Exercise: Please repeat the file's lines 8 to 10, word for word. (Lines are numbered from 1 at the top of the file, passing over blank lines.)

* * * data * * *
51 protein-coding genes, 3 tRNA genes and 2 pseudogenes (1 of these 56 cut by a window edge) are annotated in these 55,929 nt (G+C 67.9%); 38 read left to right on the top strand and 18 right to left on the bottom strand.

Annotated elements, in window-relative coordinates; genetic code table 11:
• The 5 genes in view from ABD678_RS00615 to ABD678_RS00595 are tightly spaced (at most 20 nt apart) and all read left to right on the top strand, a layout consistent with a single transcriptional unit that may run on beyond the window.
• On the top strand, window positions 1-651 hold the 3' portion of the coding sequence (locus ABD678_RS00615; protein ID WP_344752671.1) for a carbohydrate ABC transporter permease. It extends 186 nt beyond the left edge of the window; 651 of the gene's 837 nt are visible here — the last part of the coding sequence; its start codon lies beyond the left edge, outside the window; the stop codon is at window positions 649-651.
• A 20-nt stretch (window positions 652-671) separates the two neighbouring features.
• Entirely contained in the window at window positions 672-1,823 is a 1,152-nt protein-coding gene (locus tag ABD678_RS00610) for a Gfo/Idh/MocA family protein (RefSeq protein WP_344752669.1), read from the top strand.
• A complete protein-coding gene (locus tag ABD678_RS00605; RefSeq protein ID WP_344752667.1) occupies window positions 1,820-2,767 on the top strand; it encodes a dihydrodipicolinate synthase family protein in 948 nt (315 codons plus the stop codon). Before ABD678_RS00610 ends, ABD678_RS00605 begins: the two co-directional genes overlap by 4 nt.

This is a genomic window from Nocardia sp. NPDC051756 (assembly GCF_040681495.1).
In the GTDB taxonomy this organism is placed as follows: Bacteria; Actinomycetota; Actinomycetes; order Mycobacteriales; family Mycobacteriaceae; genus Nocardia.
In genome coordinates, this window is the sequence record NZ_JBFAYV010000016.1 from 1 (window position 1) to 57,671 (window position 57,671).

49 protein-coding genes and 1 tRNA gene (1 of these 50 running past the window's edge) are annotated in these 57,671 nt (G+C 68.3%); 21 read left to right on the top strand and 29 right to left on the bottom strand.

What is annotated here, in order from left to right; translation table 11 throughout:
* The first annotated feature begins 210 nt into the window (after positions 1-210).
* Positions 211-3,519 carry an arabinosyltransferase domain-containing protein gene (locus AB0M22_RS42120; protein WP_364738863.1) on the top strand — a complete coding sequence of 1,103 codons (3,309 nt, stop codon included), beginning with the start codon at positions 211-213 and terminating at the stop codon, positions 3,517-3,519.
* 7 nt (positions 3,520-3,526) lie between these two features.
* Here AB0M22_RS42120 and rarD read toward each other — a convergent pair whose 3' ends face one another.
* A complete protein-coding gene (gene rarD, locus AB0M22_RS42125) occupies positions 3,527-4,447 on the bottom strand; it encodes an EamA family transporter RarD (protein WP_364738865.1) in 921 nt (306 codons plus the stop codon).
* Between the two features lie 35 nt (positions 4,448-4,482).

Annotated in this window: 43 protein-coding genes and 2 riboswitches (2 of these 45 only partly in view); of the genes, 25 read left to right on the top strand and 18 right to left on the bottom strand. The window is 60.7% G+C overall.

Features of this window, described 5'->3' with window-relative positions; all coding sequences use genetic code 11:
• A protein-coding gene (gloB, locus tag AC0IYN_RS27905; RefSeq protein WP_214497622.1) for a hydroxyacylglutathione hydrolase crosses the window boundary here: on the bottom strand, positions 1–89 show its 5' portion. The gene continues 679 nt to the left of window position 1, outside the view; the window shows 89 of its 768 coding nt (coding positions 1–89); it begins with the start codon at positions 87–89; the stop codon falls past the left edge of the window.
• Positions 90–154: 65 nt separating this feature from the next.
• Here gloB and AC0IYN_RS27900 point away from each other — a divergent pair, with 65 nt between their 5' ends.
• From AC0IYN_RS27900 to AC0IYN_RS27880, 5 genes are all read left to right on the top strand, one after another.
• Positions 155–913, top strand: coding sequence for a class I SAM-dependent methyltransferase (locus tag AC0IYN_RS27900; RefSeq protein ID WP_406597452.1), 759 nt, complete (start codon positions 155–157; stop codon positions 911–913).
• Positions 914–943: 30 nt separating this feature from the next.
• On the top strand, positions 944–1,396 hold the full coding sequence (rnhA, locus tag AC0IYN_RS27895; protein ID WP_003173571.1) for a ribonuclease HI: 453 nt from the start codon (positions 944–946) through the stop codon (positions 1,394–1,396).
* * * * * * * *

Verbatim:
This is a genomic window from Nocardia sp. NPDC051756 (assembly GCF_040681495.1).
In the GTDB taxonomy this organism is placed as follows: Bacteria; Actinomycetota; Actinomycetes; order Mycobacteriales; family Mycobacteriaceae; genus Nocardia.
In genome coordinates, this window is the sequence record NZ_JBFAYV010000016.1 from 1 (window position 1) to 57,671 (window position 57,671).